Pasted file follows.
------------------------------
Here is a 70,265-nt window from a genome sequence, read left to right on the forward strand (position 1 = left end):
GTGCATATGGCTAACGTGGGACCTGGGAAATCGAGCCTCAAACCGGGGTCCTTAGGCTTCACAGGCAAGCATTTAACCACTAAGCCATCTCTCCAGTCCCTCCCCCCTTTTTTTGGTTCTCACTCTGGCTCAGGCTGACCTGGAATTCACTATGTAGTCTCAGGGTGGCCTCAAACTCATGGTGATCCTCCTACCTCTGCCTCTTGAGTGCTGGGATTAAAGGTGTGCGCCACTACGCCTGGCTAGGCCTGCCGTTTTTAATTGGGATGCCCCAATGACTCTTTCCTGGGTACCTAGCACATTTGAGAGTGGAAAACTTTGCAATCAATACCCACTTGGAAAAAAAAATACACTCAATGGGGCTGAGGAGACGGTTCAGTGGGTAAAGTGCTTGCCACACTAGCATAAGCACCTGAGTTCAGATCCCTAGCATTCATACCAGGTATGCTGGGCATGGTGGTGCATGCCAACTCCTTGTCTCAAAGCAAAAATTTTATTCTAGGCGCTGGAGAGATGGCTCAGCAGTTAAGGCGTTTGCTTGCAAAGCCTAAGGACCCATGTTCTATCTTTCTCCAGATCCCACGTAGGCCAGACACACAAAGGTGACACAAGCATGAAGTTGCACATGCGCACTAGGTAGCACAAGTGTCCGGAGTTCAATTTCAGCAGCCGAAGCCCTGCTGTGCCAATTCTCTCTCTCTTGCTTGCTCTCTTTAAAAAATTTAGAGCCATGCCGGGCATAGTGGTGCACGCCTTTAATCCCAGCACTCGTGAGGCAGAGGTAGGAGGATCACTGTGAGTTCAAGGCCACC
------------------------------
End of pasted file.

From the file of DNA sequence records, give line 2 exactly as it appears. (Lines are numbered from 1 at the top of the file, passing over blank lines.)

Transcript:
GTGCATATGGCTAACGTGGGACCTGGGAAATCGAGCCTCAAACCGGGGTCCTTAGGCTTCACAGGCAAGCATTTAACCACTAAGCCATCTCTCCAGTCCCTCCCCCCTTTTTTTGGTTCTCACTCTGGCTCAGGCTGACCTGGAATTCACTATGTAGTCTCAGGGTGGCCTCAAACTCATGGTGATCCTCCTACCTCTGCCTCTTGAGTGCTGGGATTAAAGGTGTGCGCCACTACGCCTGGCTAGGCCTGCCGTTTTTAATTGGGATGCCCCAATGACTCTTTCCTGGGTACCTAGCACATTTGAGAGTGGAAAACTTTGCAATCAATACCCACTTGGAAAAAAAAATACACTCAATGGGGCTGAGGAGACGGTTCAGTGGGTAAAGTGCTTGCCACACTAGCATAAGCACCTGAGTTCAGATCCCTAGCATTCATACCAGGTATGCTGGGCATGGTGGTGCATGCCAACTCCTTGTCTCAAAGCAAAAATTTTATTCTAGGCGCTGGAGAGATGGCTCAGCAGTTAAGGCGTTTGCTTGCAAAGCCTAAGGACCCATGTTCTATCTTTCTCCAGATCCCACGTAGGCCAGACACACAAAGGTGACACAAGCATGAAGTTGCACATGCGCACTAGGTAGCACAAGTGTCCGGAGTTCAATTTCAGCAGCCGAAGCCCTGCTGTGCCAATTCTCTCTCTCTTGCTTGCTCTCTTTAAAAAATTTAGAGCCATGCCGGGCATAGTGGTGCACGCCTTTAATCCCAGCACTCGTGAGGCAGAGGTAGGAGGATCACTGTGAGTTCAAGGCCACC